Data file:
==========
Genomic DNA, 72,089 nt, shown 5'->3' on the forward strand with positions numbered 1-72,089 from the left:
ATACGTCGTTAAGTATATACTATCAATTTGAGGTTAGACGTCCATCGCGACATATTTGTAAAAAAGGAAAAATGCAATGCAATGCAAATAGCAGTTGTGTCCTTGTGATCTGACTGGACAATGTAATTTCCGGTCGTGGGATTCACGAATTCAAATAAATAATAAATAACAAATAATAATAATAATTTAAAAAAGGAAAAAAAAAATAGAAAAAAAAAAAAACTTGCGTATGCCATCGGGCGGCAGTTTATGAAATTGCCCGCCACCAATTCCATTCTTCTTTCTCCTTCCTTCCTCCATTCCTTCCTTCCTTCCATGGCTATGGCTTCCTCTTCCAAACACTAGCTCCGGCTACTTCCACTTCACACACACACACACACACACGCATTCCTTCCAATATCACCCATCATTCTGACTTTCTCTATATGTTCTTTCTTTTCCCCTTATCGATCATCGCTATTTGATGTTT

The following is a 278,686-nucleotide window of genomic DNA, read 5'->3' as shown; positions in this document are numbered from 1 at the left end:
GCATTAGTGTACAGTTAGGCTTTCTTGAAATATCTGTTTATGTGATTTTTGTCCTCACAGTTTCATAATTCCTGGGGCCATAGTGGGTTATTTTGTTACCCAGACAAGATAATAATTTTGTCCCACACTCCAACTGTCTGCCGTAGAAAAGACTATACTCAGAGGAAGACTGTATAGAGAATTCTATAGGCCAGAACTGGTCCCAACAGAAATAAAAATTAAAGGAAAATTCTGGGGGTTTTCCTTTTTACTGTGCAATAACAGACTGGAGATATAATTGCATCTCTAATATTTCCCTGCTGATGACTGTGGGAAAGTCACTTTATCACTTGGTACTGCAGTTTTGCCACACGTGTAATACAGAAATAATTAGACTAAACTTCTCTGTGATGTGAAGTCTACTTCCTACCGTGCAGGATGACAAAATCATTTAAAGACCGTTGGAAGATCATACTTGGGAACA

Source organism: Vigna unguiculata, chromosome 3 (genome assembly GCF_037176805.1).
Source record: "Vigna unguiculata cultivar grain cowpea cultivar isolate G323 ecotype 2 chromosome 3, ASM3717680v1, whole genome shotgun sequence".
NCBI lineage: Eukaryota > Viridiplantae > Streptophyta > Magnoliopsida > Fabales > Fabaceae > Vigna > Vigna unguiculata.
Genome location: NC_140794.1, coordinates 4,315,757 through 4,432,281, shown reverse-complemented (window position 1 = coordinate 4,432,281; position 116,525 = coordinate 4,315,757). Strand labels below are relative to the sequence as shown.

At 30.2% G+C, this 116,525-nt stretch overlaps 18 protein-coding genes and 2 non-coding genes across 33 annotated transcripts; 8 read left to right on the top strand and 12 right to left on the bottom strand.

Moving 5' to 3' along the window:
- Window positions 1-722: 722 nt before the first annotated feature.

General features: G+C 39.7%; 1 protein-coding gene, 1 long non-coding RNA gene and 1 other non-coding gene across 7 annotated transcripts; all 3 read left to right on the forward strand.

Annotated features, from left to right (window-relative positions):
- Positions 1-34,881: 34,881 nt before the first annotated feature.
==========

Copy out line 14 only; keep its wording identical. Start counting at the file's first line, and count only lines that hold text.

- Positions 1-34,881: 34,881 nt before the first annotated feature.